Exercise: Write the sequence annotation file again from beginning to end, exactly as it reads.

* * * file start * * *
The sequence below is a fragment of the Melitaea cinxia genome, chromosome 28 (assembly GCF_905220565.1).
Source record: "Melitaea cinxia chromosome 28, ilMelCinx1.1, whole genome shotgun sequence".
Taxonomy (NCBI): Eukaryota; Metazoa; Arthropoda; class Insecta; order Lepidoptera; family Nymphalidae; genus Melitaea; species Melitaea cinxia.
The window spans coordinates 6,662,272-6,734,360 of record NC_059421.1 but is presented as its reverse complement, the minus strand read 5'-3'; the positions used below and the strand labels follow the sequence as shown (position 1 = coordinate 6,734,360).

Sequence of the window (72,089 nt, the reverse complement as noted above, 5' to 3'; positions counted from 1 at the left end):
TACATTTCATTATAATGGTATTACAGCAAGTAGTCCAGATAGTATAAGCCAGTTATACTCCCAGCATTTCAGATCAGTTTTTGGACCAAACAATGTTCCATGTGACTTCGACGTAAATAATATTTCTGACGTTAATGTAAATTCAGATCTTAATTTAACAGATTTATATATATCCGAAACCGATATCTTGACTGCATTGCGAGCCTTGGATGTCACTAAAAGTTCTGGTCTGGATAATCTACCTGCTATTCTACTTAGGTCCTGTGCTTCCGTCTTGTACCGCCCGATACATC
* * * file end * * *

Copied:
The sequence below is a fragment of the Melitaea cinxia genome, chromosome 28 (assembly GCF_905220565.1).
Source record: "Melitaea cinxia chromosome 28, ilMelCinx1.1, whole genome shotgun sequence".
Taxonomy (NCBI): Eukaryota; Metazoa; Arthropoda; class Insecta; order Lepidoptera; family Nymphalidae; genus Melitaea; species Melitaea cinxia.
The window spans coordinates 6,662,272-6,734,360 of record NC_059421.1 but is presented as its reverse complement, the minus strand read 5'-3'; the positions used below and the strand labels follow the sequence as shown (position 1 = coordinate 6,734,360).

Sequence of the window (72,089 nt, the reverse complement as noted above, 5' to 3'; positions counted from 1 at the left end):
TACATTTCATTATAATGGTATTACAGCAAGTAGTCCAGATAGTATAAGCCAGTTATACTCCCAGCATTTCAGATCAGTTTTTGGACCAAACAATGTTCCATGTGACTTCGACGTAAATAATATTTCTGACGTTAATGTAAATTCAGATCTTAATTTAACAGATTTATATATATCCGAAACCGATATCTTGACTGCATTGCGAGCCTTGGATGTCACTAAAAGTTCTGGTCTGGATAATCTACCTGCTATTCTACTTAGGTCCTGTGCTTCCGTCTTGTACCGCCCGATACATC